Monday, May 07, 2007

Elections in France and Venezuela

I know, I know, it might be a little tiresome but I must repeat myself again: the amazing differences between the Venezuelan electoral system and the French one are the simple reflection of electoral difference between a truly democratic country and one which is not. In case there is any doubt in the above sentence, the undemocratic country is Venezuela. Let's review the differences.

In Venezuela in spite of automated voting, results are known hours and hours and days later. In France, voting with little paper ballots that must counted one by one, at exactly polls closing time we get the first estimation.

The Interior ministry gives nearly complete results in the next couple of hours. In fact you can find the local results on the web BEFORE midnight!!!! That is by midnight on the web you can find most results of far flung little municipalities. In Venezuela the CNE page open with preliminary results next day, and the server is so loaded that you cannot access it until a day or two later!

Speaking of the CNE. No one trusts the supposedly impartial organism to run elections. In France it is the Interior Ministry itself that runs elections and I have yet to hear peep-squick from any of the candidates that have lost the election. Results are immediately acknowledged from all.

TV time was scrupulously followed. All candidates had near equal access. There were no "cadenas", there was limited advertisement time.

There was a real debate that lasted over two hours where both candidates had to explain themselves and where both had a watch that controlled their air time. Questioning by journalists was frequent during the campaign as Royal and Sarkozy submitted themselves to frequent and deep press conferences where they had very little control over the media that interrogated them. In Venezuela Chavez was only questioned by the submissive state media or some international joints. It would be unthinkable for either Royal or Sarkozy to avoid or dodge the star French journalists questions.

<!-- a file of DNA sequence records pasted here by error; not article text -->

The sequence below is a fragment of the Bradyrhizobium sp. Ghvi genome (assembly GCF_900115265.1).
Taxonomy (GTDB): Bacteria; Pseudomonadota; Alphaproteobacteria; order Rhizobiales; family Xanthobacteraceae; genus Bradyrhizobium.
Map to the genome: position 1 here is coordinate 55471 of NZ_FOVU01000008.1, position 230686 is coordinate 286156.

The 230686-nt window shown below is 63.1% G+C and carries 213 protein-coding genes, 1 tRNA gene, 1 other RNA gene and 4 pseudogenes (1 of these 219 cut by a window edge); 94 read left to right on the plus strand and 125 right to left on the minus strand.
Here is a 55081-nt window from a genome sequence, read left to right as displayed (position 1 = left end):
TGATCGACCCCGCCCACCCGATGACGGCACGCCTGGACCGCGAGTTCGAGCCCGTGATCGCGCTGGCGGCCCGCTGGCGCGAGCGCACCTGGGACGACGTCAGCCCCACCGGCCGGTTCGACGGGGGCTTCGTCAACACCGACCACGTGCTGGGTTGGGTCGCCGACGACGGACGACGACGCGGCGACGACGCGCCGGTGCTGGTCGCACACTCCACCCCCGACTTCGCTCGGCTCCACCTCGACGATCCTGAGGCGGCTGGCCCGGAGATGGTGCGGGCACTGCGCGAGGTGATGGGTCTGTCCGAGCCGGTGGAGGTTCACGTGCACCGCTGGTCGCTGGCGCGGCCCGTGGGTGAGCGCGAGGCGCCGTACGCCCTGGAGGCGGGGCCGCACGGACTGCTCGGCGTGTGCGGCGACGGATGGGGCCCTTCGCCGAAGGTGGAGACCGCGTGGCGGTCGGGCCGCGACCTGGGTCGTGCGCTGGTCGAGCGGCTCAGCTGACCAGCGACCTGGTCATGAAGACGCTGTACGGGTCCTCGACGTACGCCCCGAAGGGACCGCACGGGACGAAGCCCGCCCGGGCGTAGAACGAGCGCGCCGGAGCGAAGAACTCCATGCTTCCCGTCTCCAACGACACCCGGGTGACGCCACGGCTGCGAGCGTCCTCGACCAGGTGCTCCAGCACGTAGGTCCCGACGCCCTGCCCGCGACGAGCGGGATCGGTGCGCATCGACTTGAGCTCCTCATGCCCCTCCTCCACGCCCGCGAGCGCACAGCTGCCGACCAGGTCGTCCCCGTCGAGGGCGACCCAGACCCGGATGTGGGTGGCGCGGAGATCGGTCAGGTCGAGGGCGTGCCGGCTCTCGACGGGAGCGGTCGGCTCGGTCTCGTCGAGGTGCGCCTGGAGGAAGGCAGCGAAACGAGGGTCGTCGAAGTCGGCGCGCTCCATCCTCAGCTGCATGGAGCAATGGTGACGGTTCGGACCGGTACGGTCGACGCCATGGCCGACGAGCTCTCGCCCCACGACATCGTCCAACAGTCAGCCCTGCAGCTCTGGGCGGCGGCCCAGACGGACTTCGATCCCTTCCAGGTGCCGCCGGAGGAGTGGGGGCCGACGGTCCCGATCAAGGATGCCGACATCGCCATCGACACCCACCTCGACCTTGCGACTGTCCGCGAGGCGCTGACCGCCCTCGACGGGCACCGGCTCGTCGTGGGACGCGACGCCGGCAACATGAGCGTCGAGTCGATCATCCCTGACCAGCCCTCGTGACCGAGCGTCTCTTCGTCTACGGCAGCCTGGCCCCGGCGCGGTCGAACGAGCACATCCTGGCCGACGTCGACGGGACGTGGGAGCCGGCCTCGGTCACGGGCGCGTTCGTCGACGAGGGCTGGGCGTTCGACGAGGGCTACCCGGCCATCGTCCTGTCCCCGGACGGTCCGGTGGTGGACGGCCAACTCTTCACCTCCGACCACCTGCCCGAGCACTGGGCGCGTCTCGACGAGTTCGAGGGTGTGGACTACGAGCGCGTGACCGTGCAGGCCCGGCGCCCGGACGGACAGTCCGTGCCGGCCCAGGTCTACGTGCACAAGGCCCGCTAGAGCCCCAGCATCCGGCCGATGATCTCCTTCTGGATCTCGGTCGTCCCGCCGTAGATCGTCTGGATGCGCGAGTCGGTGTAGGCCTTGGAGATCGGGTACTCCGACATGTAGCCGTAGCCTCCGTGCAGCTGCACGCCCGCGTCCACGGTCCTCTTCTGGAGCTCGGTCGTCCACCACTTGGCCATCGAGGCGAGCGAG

Sarkozy could not use state resources freely like Chavez did. Neither could Royal use the abundant resources from the huge majority of regional administration that socialists control. Oh, I am sure that whenever they could get away with it they must have billed some administration but the total combined abuses of Royal and Sarkozy probably do not match the abuses of Chavez in one day of his campaign.

Except for the occasional bitter barb, in particular from Royal at the end, both candidates show general respect for each other and both saluted the other one in their concession-victory speech. Chavez never ceased to insult Rosales or his supporters, and even had his goons try more than once any Rosales rally.

And more, much more, but the reader gets the idea. In Venezuela the electoral system is geared up to shamelessly favor whoever is in office. And then they expect the opposition to recognize the results without batting an eyelid.

-The end-

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